In principle writers should feel free to write whatever they believe needs writing. But politically there’s no question that minority issues are widely held to be minority property and ever since the William Styron debacle over his novel, The Confessions of Nat Turner, attempts by non-minority writers to dramatize minority experience have been considered a kind of cultural colonialism, regardless how skillful and responsible those attempts have been.
    Naturally not everyone feels that way but the objectors are always vocal, militant and consequently influential, and the fact that you find it necessary to ask at large for encouragement or permission to engage those objectors is not a promising sign.
    Bottom line, the decision to incur resistance is yours to make. Does your Holocaust story really need telling, or, for example, is it merely an effort to get some mileage out of your interest in the subject?
    With best wishes and the hope that I’ve been helpful,
    Bill Teitelbaum

  8. Others have commented on the positive and problematic aspects of your pursuing this story as described. Given your motivation to show support for survivors, what if you alter the plot line to sidestep the appropriation issue? What if your protagonist was a non-Jewish person your age who grew up learning about the Holocaust, admiring the survivors, and then one day hears one of her or his college-age grandchildren minimizing or denying the Holocaust, or espousing any number of antisemitic sentiments that are becoming increasingly common on college campuses? (The ADL should have examples.) Caught between wanting to keep family harmony and being appalled by a returning evil, what does your protagonist do? Would this or a similar plot and character change allow you to focus on the story, and not stumble into the thorny issue of who wrote the story?

  9. Zeeva Bukai says:

    I appreciate that this writer reached out and asked the question, and I understand why this writer might feel the pull to engage in this subject; however, I do find it problematic. I agree with the folks here who suggest the writer enter the story not through a Jewish grandfather/Jewish lens, but through a non Jewish narrator who might push back against Holocaust denial, and continuing antisemitism. I can see many ways that this might be a stronger storyline and would feel less like appropriation, less gratuitous, and would not flatten this history and pain.

  10. Jaime says:

    I appreciate you asking and giving it thought, but please don’t write this. Your statement about admiring those who had the courage to move on and lamenting those who couldn’t….big red flags to me that make it clear that this is not your story to tell. Like many Jews, I grew up around survivors. Many friends had grandparents with numbers on their arms. Teachers had numbers on their arms or fled after Kristallnacht. I’m not sure any would say they “moved on.” Ask survivors’ descendants about intergenerational trauma.
    If you still feel compelled to write this, I’d take the advice of the person who said write it from your own perspective, or a character with your own history (and do a lot of research and interviews first). But I would say we don’t need more “inspiring” Holocaust stories. (As someone else also mentioned, Dara Horn has written about how problematic this is).
    Your due dilligence in asking about this is much appreciated.

  11. Amy says:

    Two answers:
    Yes it’s appropriating unless you feel you can reach an audience that a Jewish survivor couldn’t reach (like an Appalachian publication).
    Maybe not the question but I’m truly if writing seems didactic units it’s part of a larger story or character.

  12. Lynn L. says:

    Hello All,
    I am the asker-of-the-question. I will wrap this up later by saying how your responses have affected me, but first this: Embarrassingly, as a writer, I made an incredible mistake in my question. I said “move on”. I meant to say “move forward” as in “rebuilding lives”; trying to focus on keeping the question concise, I wrote the first “move” that came to mind. I read and re-read the question because this is such a weighty topic that I wanted to make sure that the respect I hoped to convey was properly expressed. And each time, I missed the move “on”. So please, forgive me for pain I’ve caused with this stupid oversight and if possible, try to believe that I could not, would not ever suggest that any Holocaust survivor (including those who suffer from intergenerational trauma) should “move on”.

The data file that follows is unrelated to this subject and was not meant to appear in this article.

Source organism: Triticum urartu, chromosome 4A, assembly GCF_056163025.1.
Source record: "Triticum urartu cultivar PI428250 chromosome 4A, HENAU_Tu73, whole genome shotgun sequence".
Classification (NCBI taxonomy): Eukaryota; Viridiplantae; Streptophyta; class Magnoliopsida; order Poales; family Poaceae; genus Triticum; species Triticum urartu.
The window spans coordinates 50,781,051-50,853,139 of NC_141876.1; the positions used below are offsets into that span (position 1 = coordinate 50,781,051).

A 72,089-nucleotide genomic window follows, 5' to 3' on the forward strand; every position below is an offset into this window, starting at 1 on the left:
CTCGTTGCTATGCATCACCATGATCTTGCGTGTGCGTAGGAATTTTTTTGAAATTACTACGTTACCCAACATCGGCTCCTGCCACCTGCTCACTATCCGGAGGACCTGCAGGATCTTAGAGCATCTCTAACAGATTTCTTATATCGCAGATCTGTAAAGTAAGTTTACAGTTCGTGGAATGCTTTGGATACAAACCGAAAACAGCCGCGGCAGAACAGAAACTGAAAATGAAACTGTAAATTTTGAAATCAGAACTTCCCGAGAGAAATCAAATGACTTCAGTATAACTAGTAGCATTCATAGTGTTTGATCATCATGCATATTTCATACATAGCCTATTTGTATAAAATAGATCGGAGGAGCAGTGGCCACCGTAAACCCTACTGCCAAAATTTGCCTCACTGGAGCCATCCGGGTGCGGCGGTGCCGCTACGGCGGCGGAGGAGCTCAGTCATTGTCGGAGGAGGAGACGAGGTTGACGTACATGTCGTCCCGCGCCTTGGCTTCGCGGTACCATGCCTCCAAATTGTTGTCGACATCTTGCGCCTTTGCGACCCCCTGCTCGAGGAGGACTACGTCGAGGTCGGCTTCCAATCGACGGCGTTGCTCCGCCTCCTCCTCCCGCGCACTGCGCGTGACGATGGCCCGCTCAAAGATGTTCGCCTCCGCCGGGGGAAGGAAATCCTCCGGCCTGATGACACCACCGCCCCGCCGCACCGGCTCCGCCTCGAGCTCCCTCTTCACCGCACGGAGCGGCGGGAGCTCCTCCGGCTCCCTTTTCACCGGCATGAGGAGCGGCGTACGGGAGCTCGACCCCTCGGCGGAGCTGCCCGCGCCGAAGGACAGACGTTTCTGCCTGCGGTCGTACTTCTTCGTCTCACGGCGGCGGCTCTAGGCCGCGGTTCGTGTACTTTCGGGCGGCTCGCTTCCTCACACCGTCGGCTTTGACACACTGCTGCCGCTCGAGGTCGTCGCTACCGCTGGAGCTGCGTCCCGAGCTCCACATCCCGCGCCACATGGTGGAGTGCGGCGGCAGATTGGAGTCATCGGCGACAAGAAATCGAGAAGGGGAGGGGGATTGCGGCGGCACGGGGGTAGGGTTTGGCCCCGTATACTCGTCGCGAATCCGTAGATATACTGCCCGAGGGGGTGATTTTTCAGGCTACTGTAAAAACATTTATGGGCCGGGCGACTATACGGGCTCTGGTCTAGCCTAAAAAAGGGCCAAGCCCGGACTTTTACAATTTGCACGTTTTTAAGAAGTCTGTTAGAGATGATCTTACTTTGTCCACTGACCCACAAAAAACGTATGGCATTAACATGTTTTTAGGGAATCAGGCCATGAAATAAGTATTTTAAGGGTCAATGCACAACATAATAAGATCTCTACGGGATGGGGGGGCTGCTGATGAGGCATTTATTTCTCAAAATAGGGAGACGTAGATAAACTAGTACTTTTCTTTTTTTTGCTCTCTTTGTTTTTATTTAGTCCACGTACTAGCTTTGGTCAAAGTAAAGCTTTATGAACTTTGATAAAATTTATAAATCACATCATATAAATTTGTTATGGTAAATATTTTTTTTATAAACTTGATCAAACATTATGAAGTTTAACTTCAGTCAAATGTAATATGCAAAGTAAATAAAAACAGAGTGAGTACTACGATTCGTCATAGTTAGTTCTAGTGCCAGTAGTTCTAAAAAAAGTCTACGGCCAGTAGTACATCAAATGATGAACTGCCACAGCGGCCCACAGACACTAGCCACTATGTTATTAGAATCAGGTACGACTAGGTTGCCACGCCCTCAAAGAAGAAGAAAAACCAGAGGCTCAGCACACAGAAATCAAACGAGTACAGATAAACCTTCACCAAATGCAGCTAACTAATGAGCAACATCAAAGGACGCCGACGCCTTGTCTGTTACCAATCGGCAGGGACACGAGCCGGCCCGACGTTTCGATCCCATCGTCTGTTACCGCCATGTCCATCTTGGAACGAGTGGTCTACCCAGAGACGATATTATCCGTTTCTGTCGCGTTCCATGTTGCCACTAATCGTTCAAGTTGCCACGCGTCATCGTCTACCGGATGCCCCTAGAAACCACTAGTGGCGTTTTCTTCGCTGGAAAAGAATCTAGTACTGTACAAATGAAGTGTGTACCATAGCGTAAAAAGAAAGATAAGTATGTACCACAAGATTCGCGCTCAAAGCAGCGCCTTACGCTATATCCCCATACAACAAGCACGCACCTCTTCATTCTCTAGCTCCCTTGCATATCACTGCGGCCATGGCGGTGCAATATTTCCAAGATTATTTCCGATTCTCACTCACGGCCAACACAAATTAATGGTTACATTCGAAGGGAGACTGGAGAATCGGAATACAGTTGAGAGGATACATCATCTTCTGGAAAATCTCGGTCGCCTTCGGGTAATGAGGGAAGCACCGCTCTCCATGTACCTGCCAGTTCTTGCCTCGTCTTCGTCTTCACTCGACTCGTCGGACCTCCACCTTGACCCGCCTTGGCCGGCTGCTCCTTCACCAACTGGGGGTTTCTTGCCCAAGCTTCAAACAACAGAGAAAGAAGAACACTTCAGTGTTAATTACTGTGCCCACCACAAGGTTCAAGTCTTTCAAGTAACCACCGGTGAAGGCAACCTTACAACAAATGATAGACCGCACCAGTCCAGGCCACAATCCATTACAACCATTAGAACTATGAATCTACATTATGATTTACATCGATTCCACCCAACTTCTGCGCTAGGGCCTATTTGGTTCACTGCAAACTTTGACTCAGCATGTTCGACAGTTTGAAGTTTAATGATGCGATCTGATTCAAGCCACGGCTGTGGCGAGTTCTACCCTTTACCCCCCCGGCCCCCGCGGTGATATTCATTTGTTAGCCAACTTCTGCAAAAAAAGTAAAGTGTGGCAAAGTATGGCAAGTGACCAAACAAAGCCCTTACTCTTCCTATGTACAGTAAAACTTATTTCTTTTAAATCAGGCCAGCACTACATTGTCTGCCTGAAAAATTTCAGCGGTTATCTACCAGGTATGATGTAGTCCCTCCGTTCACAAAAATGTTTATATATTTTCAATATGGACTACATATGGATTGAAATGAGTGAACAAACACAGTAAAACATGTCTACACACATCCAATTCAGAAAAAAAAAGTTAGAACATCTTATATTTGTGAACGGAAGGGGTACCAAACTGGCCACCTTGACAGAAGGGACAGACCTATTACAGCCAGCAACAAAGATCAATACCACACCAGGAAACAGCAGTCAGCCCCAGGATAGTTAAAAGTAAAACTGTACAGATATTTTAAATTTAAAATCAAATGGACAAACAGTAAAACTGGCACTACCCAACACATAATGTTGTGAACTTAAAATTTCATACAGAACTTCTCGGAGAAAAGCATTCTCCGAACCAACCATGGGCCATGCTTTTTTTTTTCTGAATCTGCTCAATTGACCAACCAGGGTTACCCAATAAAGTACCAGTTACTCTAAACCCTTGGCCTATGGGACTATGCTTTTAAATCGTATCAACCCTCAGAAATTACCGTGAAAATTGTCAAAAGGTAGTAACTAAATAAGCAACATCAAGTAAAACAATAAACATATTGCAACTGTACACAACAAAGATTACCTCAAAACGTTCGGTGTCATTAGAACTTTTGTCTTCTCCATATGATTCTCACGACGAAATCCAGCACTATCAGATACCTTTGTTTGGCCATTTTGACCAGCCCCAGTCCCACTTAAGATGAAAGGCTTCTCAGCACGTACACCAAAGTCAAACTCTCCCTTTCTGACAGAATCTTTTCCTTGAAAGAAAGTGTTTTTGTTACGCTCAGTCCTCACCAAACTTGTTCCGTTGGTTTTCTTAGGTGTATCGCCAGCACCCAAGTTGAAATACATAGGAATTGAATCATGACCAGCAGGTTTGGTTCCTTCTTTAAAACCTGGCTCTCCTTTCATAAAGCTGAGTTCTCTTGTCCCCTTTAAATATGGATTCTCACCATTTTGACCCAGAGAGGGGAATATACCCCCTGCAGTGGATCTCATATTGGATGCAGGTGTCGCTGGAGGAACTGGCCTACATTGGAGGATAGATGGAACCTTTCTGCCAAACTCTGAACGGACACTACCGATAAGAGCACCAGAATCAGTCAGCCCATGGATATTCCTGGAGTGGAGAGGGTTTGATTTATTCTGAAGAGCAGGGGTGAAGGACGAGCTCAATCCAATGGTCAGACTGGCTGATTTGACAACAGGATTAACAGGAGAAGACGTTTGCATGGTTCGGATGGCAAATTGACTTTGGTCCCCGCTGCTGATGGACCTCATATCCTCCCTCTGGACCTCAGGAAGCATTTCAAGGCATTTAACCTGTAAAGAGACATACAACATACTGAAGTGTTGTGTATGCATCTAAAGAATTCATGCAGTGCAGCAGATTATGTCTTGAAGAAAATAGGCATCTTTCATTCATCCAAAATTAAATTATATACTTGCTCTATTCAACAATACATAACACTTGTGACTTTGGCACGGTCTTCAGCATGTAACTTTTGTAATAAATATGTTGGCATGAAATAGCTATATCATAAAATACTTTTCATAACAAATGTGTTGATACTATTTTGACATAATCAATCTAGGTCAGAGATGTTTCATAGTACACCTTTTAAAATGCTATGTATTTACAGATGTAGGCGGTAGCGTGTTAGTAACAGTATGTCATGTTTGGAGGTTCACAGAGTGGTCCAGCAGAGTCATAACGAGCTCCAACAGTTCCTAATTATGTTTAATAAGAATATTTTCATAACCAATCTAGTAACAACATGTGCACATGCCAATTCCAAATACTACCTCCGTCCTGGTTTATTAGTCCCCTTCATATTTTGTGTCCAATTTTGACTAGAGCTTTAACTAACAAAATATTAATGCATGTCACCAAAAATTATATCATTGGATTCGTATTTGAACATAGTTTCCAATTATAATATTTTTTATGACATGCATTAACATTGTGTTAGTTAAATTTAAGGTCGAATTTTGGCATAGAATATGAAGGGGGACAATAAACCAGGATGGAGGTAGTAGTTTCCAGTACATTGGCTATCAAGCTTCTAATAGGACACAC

Briefly, something about me: I write and aspire to be published one day. I am a Canadian Indigenous woman who sadly, because of the history of our people in Canada, is very familiar with atrocity and intergenerational trauma as a result of many residential schools sprinkled across the country that were operated and/or managed by government and/or Christian-based religious institutions in the past. I am not a residential school survivor. I am finalizing another short story that speaks to my own culture.

    The story: It’s a short story, fiction, not a novel. A few people have read it and the reaction was favourable. They thought my approach was very unique and some said they were left feeling emotional. I felt hope that I was on the right track. About a year ago, I discussed the propriety of being a non-Jew writing a story to do with the Holocaust with a mentor. She said, as others have, that there seems to be quite an array of opinions amongst Jews surrounding that issue and many of those are expressed in your responses. She was not Jewish, though, so recently I approached Dr. Dreifus for her take and she suggested we go to you folks with it. Hence, the question. I’m grateful to her.

    Here is the most important part of my response to the posts: I am completely astounded by the kindness and generosity of your responses. Selfless people you are, speaking of painful experiences, sharing your expertise, attesting to the effects of the Holocaust in your own lives even to this day, expressing your important and touching opinions. You advised, you gently admonished. You suggested alternatives. You recommended authors and reading materials to educate myself further. And throughout it all, I felt respected. It seemed that coveted and protected drops of wisdom were showered upon me, each one a gift.

    So the elephant in the room, so to speak, is: will I try to have it published? I don’t know. But now, thanks to you, it will be a much more heavily considered question. If I do submit it somewhere, I will certainly take the oft-offered advice to have it read by Holocaust experts and they would be, obviously, Jewish. If I don’t, I will keep it in my personal collection because it really is, more than anything, a loving tribute to a people I admire greatly.

    Thank you, immensely.